Anyway, I saw this story floating around in FIMFic's feature box, and I have to say it's pretty typical feature box fare (at least, typical non-clop feature box fare). An easily relatable premise, an eye-catching piece of cover art, and some glaring problems with the writing. Redundancy is the greatest flaw on display here, as concepts repeat themselves at ridiculous length, often within the same sentence ("After the next few days passed with time, next Tuesday had arrived at last"), but conversational vs. formal word choice, odd perspective shifts, and some out-and-out spelling and grammar errors are all present.
Recommendation: That said, this isn't a terrible work--just a significantly flawed one. Readers looking for something very light, very low-conflict, and firmly on the sweet side of things may want to consider this, but only if they don't mind mediocre writing and editing.
Piefall: A Clandestine Corps Adventure, by AugieDog
What it is: Nine months after the events of In Their Highnessess Clandestine Corps, Blueblood and Dash are happily dating, Dash is becoming part of the Corps herself, and everything seems to be going well. But between that and some of the last years other big events (Discord and Fluttershy, Twilight's princesshood), Pinkie worries that her favorite ponies are changing too quickly. And she's determined to make sure nothing comes between her and her friends...
A few thoughts: First thing's first: the previously-reviewed In Their Highnessess Clandestine Corps is still amazing, and you should still go read it if you haven't already. So given how much I liked it, reading the sequel was a no-brainer; I even read each chapter as it was published, rather than waiting for the work to be completed, as I tend to do.
This story is... nice. Well, that's too weak; Piefall is a solid, entertaining, enjoyable story. But it suffers for the comparison to its predecessor. Specifically, the shipping is a weak point: where the original was able to get away with its whirlwind, kinda-ridiculous romance because a) come on, Blueblood and Dash were made for each other, and b) more seriously, it fit the Bond parody elements of the story, Piefall's central ship feels far more tacked-on and underdeveloped. However, the opening sequence of this story is just wonderful, and the rest of the story is definitely worth reading.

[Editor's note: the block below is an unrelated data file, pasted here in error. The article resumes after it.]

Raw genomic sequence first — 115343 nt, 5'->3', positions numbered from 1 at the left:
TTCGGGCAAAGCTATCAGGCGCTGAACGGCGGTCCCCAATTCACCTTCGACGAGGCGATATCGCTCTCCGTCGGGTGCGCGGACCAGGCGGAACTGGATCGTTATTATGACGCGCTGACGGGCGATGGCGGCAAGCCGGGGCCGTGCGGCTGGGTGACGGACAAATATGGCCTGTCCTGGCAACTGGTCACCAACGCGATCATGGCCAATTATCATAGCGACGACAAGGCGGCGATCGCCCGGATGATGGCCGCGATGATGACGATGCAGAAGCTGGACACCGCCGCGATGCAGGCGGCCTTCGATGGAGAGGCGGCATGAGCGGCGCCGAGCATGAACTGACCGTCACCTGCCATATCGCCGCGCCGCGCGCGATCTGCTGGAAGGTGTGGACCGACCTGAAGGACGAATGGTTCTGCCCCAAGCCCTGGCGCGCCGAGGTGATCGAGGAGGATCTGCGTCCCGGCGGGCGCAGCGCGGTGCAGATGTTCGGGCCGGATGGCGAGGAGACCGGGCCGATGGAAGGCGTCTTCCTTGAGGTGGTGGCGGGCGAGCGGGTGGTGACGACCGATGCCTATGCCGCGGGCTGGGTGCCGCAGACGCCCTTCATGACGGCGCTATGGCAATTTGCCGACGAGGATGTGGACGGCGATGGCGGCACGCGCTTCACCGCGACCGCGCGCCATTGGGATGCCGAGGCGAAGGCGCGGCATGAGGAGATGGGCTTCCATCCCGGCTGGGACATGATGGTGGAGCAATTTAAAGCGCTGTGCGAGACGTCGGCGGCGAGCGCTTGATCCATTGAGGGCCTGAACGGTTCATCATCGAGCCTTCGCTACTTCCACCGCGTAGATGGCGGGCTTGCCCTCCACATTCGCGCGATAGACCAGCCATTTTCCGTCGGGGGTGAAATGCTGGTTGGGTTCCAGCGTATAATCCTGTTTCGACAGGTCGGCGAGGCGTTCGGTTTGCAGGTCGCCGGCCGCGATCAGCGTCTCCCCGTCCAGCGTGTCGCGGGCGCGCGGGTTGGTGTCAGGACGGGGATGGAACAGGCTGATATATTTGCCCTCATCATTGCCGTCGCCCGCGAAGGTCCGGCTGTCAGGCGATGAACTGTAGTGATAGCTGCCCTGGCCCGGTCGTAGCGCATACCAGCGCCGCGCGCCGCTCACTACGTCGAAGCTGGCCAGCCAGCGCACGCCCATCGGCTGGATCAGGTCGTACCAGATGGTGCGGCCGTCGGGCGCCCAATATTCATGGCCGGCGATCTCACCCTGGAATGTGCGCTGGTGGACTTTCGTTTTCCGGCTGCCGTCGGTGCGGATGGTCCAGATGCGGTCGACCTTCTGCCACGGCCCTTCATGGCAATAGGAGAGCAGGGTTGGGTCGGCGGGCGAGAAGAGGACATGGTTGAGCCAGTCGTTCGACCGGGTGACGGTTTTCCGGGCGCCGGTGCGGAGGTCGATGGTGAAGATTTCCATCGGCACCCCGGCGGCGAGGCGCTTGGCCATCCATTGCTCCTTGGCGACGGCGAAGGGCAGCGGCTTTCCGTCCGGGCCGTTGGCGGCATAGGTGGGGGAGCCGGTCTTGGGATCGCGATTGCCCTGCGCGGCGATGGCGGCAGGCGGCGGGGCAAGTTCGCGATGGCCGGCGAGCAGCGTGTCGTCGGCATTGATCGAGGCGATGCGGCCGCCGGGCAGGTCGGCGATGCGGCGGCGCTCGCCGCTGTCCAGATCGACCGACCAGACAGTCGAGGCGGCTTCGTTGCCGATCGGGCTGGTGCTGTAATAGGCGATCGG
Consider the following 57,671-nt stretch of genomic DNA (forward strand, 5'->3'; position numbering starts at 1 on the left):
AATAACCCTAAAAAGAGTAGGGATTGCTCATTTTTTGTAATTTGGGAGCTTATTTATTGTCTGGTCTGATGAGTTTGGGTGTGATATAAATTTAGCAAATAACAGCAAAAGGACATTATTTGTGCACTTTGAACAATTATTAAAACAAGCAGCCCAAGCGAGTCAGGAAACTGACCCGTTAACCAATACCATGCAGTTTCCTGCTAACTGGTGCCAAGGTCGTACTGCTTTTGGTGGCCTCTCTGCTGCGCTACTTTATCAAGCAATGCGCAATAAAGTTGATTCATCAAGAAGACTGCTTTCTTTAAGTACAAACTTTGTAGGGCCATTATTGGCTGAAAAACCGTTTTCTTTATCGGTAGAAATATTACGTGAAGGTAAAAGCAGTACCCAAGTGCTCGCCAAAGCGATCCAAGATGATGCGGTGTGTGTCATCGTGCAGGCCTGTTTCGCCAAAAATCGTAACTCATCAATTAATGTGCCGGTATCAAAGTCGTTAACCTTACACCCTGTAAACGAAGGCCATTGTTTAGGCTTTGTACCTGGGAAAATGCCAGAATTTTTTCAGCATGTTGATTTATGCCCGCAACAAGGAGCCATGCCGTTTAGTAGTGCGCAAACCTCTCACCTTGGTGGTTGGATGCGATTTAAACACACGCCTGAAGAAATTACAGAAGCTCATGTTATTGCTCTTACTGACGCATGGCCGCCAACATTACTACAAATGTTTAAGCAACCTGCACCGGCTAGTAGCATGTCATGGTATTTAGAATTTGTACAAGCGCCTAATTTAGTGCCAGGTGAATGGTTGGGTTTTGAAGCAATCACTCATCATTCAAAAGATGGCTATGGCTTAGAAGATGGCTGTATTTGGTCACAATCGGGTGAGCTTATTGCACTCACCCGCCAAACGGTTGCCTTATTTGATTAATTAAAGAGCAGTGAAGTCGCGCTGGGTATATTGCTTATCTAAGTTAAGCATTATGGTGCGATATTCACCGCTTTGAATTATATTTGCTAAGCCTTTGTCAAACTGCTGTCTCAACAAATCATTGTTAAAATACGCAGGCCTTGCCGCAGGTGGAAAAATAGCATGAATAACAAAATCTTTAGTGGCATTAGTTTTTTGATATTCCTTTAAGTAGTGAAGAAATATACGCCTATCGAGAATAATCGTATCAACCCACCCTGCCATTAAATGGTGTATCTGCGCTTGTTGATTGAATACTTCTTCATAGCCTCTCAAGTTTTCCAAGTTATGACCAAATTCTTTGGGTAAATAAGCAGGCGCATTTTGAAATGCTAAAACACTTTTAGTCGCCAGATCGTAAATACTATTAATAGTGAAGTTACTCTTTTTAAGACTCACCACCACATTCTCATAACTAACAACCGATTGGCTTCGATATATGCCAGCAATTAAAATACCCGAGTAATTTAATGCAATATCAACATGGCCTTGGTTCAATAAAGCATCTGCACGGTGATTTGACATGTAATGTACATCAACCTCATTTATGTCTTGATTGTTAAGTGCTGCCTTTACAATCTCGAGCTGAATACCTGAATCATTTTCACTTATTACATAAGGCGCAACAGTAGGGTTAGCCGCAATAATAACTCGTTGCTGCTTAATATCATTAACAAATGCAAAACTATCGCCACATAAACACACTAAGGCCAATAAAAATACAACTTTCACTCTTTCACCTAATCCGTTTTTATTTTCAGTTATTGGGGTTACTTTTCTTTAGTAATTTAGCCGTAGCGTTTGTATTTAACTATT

Recommendation: The biggest "problem" with this story was my-through-the-roof hopes for it: anyone who can approach this sequel (and you should read the first story first, if only because it's great) with reasonable expectations will find it to be a fast-paced, humorous, and all-around delightful romp.
Plus, it's one of the exceedingly few stories to use "Pinkamina Diane Pie" without being terrible and/or a Cupcakes knockoff, so bonus points there.
The Cellist of Saraneighvo, by Ruirik
What it is: In the midst of the siege of Saraneighvo, Octavia strikes a chord of defiance by staging an impromptu performance.
A few thoughts: This is based on a true story, and in fact it's pretty much just a dramatized telling of (a small part of) Vedran Smailović's story, only with Octavia as Vedran and a horse pun in the city name.
I really don't get the point of this story. It's told well enough, but the presence of ponies adds literally nothing to the tale. No, that's not even true: the presence of ponies significantly detracts from the story being told, because it creates in inappropriate and distracting disconnect from the horrors of a modern siege, while providing no compensatory benefit. Vedran's story is a powerful one, but I can't see any reason to read this over a story that actually is about him, and I can see several reasons to prefer them to this.
Recommendation: If you belong to the school of thought which says "everything is better with ponies!," then you may well find this to be a moving account of resilience and the indominability of the
human equine spirit. If not, though, you will probably find yourself wondering why this story needed to be ponified, or at least ponified so lazily.